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say 0.407

Simple printing with templates. E.g.: say("Hello, {whoever}!", indent=1)

Latest Version: 1.2.1

print, format, and %, evolved.

Q: It's been forty years since C introduced printf() and the basic formatted printing of positional parameters. Isn't it time for an upgrade?

A: Yes! ZOMG, yes!

say supplements or replaces Python's print statement/function, format function/method, and % string interpolation operator with higher-level facilities:

  • Straightforward string formatting with DRY, Pythonic templates that piggyback the built in format() method, formatting syntax, and well-proven underlying engine.
  • A single output mechanism compatible with both Python 2.x and Python 3.x.
  • Indentation (to help stucture output)
  • Convenience printing functions for horizontal rules (lines), titles, and vertical whitespace.

Usage

from say import say, fmt

x = 12
nums = list(range(4))

say("There are {x} things.")
say("Nums has {len(nums)} items: {nums}")

yields:

There are 12 things.
Nums has 4 items: [1, 2, 3, 4]

say is basically a simpler, nicer recasting of:

print "There are {} things.".format(x)
print "Nums has {} items: {}".format(len(nums), nums)

(NB in Python 2.6 one must number each of the {} placeholders--e.g. "Nums has {0} items: {1}"-- in order to avoid a ValueError: zero length field name in format error. Python 2.7 and later assume the placeholders are sequential.)

The more items that are being printed, and the complicated the format invocation, the more valuable having it stated in-line becomes. Note that full expressions are are supported. They are evaluated in the context of the caller.

Printing Where You Like

say() writes to a list of files--by default just sys.stdout. But with it simple configuration call, it will write to different--even multiple--files:

from say import say, stdout

say.setfiles([stdout, "report.txt"])
say(...)   # now prints to both stdout and report.txt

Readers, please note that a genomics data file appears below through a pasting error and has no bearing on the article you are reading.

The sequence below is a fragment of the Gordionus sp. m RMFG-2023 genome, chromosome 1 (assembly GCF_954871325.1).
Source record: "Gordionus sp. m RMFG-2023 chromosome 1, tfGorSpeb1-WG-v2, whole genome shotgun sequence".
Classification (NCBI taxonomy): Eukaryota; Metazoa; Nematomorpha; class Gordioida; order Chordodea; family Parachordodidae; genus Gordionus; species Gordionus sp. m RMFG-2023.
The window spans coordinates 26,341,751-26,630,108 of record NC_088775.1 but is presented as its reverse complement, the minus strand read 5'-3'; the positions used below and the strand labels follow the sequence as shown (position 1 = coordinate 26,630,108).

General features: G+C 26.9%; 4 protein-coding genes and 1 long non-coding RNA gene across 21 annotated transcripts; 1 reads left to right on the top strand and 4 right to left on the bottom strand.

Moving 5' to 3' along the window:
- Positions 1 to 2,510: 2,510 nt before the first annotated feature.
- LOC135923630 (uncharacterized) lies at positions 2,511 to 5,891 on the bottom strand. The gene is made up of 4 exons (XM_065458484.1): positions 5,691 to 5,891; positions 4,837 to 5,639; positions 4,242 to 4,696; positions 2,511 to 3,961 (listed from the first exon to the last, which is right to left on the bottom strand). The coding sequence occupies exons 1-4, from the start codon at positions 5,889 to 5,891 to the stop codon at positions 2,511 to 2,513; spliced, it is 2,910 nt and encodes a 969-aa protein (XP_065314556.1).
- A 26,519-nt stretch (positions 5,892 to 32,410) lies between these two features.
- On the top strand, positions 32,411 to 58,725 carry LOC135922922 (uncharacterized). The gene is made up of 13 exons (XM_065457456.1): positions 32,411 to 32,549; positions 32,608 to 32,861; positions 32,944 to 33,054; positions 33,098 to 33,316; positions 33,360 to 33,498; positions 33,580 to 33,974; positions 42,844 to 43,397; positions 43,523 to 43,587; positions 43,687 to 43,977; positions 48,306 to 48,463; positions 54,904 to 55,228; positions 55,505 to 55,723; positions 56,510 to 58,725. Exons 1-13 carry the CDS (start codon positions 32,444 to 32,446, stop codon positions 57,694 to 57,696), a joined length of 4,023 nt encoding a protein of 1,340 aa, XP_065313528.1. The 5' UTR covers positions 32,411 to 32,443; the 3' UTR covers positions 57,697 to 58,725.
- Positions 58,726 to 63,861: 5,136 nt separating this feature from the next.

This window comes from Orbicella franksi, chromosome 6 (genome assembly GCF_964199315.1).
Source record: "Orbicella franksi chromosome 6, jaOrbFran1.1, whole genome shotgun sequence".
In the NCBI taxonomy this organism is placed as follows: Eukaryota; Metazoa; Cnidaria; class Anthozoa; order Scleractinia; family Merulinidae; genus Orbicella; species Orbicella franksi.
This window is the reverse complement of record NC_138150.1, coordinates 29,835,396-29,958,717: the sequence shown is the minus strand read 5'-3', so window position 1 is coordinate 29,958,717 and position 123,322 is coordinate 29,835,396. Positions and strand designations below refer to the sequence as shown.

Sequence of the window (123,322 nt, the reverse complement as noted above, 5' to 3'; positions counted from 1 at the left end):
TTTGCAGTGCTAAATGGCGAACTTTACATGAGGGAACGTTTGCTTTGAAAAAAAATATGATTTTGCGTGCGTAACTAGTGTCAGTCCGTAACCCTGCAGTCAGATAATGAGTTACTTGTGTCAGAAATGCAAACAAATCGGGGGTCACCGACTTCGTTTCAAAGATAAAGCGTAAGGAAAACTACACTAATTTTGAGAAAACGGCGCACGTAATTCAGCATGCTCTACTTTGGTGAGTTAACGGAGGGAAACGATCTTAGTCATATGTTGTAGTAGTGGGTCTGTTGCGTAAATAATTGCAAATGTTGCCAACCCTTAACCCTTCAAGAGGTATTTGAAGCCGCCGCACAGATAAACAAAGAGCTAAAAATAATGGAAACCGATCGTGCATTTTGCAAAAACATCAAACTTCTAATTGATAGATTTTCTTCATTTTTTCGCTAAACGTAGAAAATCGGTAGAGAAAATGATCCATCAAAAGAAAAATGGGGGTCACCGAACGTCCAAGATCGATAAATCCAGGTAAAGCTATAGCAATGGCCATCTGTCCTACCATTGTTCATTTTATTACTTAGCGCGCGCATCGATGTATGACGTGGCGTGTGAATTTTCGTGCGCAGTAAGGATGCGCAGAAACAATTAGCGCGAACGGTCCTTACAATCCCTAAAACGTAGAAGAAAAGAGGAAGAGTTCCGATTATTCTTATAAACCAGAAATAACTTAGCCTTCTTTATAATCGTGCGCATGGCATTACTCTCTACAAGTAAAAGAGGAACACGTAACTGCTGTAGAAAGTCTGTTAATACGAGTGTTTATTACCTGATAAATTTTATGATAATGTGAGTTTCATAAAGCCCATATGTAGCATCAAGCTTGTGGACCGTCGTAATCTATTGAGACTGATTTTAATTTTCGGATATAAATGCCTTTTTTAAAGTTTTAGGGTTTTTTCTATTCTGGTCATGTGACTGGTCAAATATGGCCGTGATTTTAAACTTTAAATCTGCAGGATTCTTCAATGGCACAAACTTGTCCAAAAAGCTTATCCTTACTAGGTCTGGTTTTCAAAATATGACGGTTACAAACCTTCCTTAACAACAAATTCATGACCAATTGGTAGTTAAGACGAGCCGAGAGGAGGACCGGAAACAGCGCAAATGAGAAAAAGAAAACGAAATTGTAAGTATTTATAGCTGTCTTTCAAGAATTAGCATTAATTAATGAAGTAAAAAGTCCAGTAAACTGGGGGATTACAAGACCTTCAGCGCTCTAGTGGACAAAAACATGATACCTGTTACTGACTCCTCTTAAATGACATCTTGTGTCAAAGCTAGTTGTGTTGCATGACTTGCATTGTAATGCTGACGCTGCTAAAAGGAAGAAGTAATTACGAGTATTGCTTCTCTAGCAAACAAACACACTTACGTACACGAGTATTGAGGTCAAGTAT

This has the advantage of allowing you to both capture and see program output, without changing any code (other than the config statement). You can also define your own targeted Say instances:

from say import say, Say, stderr

err = say.clone().setfiles([stderr, 'error.txt'])
err("Failed with error {errcode}")  # writes to stderr, error.txt

Note that stdout and stderr are just convenience aliases to the respective sys equivalents.

Printing When You Like

If you want to stop printing for a while:

say.set(silent=True)  # no printing until set to False

Or transiently:

say(...stuff..., silent=not verbose) # prints iff bool(verbose) is True

Of course, you don't have to print to any file. There's a predefined sayer fmt() that works exactly like say() and inherits most of its options, but doesn't print. (The C analogy: say : fmt :: printf : sprintf.)

Indentation

Indentation is a common way to display data hierarchically. say will help you manage it. For example:

say('TITLE')
for item in items:
    say(item, indent=1)

will indent the items by one indentation level (by default, each indent level is four spaces, but you can change that with the indent_str option).

If you want to change the default indentation level:

say.set(indent=1)      # to an absolute level
say.set(indent='+1')   # strings => set relative to current level

...

say.set(indent=0)      # to get back to the default, no indent

Or you can use a with construct:

with say.settings(indent='+1'):
    say(...)

    # anything say() emits here will be auto-indented +1 levels

While it's easy enough for any print statement or function to have a few space characters added to its format string, it's easy to mistakenly type too many or too few spaces, or to forget to type them in some format strings. And if you're indenting strings that themselves may contain multiple lines, the simple print approach breaks because won't take multi-line strings into account.

say, however, simply handles the indent level, and it properly handles the multi-line string case. Their subsequent lines will be just as nicely and correctly indented as the first one--something not otherwise easily accomplished without adding gunky, complexifying string manipulation code to every place in your program that prints strings.